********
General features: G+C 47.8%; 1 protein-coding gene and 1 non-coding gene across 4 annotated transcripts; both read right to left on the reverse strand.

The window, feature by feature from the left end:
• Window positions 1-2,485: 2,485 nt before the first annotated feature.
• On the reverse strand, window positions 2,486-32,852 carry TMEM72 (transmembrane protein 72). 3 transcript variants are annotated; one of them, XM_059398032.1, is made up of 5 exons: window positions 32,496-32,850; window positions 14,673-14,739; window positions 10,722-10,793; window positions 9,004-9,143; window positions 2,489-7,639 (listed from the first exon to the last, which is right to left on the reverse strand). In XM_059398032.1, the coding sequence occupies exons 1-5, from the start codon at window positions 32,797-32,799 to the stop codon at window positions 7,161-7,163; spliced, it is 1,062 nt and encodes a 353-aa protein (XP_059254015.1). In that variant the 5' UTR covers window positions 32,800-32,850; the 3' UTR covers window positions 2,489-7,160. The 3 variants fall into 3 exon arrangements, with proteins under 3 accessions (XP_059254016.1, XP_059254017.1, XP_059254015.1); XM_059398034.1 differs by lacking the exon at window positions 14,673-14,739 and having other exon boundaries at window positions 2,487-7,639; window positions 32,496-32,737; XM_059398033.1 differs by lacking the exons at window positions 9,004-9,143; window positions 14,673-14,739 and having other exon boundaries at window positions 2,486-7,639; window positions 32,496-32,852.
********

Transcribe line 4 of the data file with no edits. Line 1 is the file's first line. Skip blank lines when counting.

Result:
• On the reverse strand, window positions 2,486-32,852 carry TMEM72 (transmembrane protein 72). 3 transcript variants are annotated; one of them, XM_059398032.1, is made up of 5 exons: window positions 32,496-32,850; window positions 14,673-14,739; window positions 10,722-10,793; window positions 9,004-9,143; window positions 2,489-7,639 (listed from the first exon to the last, which is right to left on the reverse strand). In XM_059398032.1, the coding sequence occupies exons 1-5, from the start codon at window positions 32,797-32,799 to the stop codon at window positions 7,161-7,163; spliced, it is 1,062 nt and encodes a 353-aa protein (XP_059254015.1). In that variant the 5' UTR covers window positions 32,800-32,850; the 3' UTR covers window positions 2,489-7,160. The 3 variants fall into 3 exon arrangements, with proteins under 3 accessions (XP_059254016.1, XP_059254017.1, XP_059254015.1); XM_059398034.1 differs by lacking the exon at window positions 14,673-14,739 and having other exon boundaries at window positions 2,487-7,639; window positions 32,496-32,737; XM_059398033.1 differs by lacking the exons at window positions 9,004-9,143; window positions 14,673-14,739 and having other exon boundaries at window positions 2,486-7,639; window positions 32,496-32,852.